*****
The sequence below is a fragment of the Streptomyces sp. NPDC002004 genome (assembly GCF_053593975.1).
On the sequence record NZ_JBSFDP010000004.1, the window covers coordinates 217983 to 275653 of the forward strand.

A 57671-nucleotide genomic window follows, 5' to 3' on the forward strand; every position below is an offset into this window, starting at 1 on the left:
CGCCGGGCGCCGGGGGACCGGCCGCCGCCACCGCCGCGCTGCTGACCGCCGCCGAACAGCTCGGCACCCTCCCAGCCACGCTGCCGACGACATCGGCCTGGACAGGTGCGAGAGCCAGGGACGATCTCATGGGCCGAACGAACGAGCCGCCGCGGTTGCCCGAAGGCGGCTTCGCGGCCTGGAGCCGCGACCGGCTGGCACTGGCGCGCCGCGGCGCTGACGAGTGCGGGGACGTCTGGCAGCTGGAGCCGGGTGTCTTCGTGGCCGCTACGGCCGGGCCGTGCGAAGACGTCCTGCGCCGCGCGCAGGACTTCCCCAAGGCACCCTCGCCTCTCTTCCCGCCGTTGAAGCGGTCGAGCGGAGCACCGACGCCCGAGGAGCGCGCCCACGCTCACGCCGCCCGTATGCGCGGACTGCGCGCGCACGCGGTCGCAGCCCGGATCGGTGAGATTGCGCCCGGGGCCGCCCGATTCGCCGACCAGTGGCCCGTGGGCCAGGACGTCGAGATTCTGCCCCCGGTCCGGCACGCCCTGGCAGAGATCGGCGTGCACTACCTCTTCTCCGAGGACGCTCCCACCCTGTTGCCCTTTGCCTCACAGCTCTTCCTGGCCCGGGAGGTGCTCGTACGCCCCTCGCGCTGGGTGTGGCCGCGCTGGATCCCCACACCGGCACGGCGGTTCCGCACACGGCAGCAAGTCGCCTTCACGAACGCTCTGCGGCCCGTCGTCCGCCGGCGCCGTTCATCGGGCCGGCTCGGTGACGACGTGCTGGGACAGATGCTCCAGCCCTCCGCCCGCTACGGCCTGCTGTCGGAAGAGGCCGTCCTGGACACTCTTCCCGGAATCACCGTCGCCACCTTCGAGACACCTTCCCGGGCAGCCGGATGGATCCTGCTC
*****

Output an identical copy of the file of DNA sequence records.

The sequence below is a fragment of the Streptomyces sp. NPDC002004 genome (assembly GCF_053593975.1).
On the sequence record NZ_JBSFDP010000004.1, the window covers coordinates 217983 to 275653 of the forward strand.

A 57671-nucleotide genomic window follows, 5' to 3' on the forward strand; every position below is an offset into this window, starting at 1 on the left:
CGCCGGGCGCCGGGGGACCGGCCGCCGCCACCGCCGCGCTGCTGACCGCCGCCGAACAGCTCGGCACCCTCCCAGCCACGCTGCCGACGACATCGGCCTGGACAGGTGCGAGAGCCAGGGACGATCTCATGGGCCGAACGAACGAGCCGCCGCGGTTGCCCGAAGGCGGCTTCGCGGCCTGGAGCCGCGACCGGCTGGCACTGGCGCGCCGCGGCGCTGACGAGTGCGGGGACGTCTGGCAGCTGGAGCCGGGTGTCTTCGTGGCCGCTACGGCCGGGCCGTGCGAAGACGTCCTGCGCCGCGCGCAGGACTTCCCCAAGGCACCCTCGCCTCTCTTCCCGCCGTTGAAGCGGTCGAGCGGAGCACCGACGCCCGAGGAGCGCGCCCACGCTCACGCCGCCCGTATGCGCGGACTGCGCGCGCACGCGGTCGCAGCCCGGATCGGTGAGATTGCGCCCGGGGCCGCCCGATTCGCCGACCAGTGGCCCGTGGGCCAGGACGTCGAGATTCTGCCCCCGGTCCGGCACGCCCTGGCAGAGATCGGCGTGCACTACCTCTTCTCCGAGGACGCTCCCACCCTGTTGCCCTTTGCCTCACAGCTCTTCCTGGCCCGGGAGGTGCTCGTACGCCCCTCGCGCTGGGTGTGGCCGCGCTGGATCCCCACACCGGCACGGCGGTTCCGCACACGGCAGCAAGTCGCCTTCACGAACGCTCTGCGGCCCGTCGTCCGCCGGCGCCGTTCATCGGGCCGGCTCGGTGACGACGTGCTGGGACAGATGCTCCAGCCCTCCGCCCGCTACGGCCTGCTGTCGGAAGAGGCCGTCCTGGACACTCTTCCCGGAATCACCGTCGCCACCTTCGAGACACCTTCCCGGGCAGCCGGATGGATCCTGCTC